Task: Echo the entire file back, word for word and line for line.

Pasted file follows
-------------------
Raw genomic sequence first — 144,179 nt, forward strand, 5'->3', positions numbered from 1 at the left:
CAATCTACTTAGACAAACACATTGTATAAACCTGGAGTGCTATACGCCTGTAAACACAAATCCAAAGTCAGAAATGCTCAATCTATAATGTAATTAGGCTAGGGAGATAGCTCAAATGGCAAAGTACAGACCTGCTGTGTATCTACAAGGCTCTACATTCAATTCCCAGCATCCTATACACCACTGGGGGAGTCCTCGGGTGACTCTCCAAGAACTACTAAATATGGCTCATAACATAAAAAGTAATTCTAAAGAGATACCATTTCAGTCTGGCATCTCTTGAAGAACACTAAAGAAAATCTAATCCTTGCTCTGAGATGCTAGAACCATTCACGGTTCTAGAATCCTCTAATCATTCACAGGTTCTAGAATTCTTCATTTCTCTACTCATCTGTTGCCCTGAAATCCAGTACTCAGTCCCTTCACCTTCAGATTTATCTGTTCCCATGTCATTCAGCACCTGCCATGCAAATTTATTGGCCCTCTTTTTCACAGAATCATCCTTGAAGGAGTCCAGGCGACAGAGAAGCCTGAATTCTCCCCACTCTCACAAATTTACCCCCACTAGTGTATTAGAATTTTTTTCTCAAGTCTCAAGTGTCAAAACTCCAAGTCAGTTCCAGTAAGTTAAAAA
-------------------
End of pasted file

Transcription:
Raw genomic sequence first — 144,179 nt, forward strand, 5'->3', positions numbered from 1 at the left:
CAATCTACTTAGACAAACACATTGTATAAACCTGGAGTGCTATACGCCTGTAAACACAAATCCAAAGTCAGAAATGCTCAATCTATAATGTAATTAGGCTAGGGAGATAGCTCAAATGGCAAAGTACAGACCTGCTGTGTATCTACAAGGCTCTACATTCAATTCCCAGCATCCTATACACCACTGGGGGAGTCCTCGGGTGACTCTCCAAGAACTACTAAATATGGCTCATAACATAAAAAGTAATTCTAAAGAGATACCATTTCAGTCTGGCATCTCTTGAAGAACACTAAAGAAAATCTAATCCTTGCTCTGAGATGCTAGAACCATTCACGGTTCTAGAATCCTCTAATCATTCACAGGTTCTAGAATTCTTCATTTCTCTACTCATCTGTTGCCCTGAAATCCAGTACTCAGTCCCTTCACCTTCAGATTTATCTGTTCCCATGTCATTCAGCACCTGCCATGCAAATTTATTGGCCCTCTTTTTCACAGAATCATCCTTGAAGGAGTCCAGGCGACAGAGAAGCCTGAATTCTCCCCACTCTCACAAATTTACCCCCACTAGTGTATTAGAATTTTTTTCTCAAGTCTCAAGTGTCAAAACTCCAAGTCAGTTCCAGTAAGTTAAAAA